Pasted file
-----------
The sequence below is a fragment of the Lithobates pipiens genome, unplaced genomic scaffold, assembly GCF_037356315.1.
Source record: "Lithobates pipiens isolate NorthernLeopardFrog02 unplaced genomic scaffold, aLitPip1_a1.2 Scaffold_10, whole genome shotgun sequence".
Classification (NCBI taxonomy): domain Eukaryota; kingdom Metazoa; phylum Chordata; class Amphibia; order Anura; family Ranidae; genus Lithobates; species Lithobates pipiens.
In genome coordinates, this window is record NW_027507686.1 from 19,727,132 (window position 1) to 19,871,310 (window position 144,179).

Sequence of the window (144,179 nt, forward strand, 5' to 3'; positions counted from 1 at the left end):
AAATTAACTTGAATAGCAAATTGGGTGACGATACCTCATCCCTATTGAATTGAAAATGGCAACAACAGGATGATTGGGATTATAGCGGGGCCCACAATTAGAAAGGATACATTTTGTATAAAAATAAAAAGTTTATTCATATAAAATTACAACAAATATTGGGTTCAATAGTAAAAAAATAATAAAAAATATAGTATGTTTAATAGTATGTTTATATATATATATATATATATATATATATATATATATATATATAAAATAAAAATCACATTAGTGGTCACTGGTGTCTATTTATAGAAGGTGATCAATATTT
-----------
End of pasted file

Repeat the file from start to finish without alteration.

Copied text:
The sequence below is a fragment of the Lithobates pipiens genome, unplaced genomic scaffold, assembly GCF_037356315.1.
Source record: "Lithobates pipiens isolate NorthernLeopardFrog02 unplaced genomic scaffold, aLitPip1_a1.2 Scaffold_10, whole genome shotgun sequence".
Classification (NCBI taxonomy): domain Eukaryota; kingdom Metazoa; phylum Chordata; class Amphibia; order Anura; family Ranidae; genus Lithobates; species Lithobates pipiens.
In genome coordinates, this window is record NW_027507686.1 from 19,727,132 (window position 1) to 19,871,310 (window position 144,179).

Sequence of the window (144,179 nt, forward strand, 5' to 3'; positions counted from 1 at the left end):
AAATTAACTTGAATAGCAAATTGGGTGACGATACCTCATCCCTATTGAATTGAAAATGGCAACAACAGGATGATTGGGATTATAGCGGGGCCCACAATTAGAAAGGATACATTTTGTATAAAAATAAAAAGTTTATTCATATAAAATTACAACAAATATTGGGTTCAATAGTAAAAAAATAATAAAAAATATAGTATGTTTAATAGTATGTTTATATATATATATATATATATATATATATATATATATATATATAAAATAAAAATCACATTAGTGGTCACTGGTGTCTATTTATAGAAGGTGATCAATATTT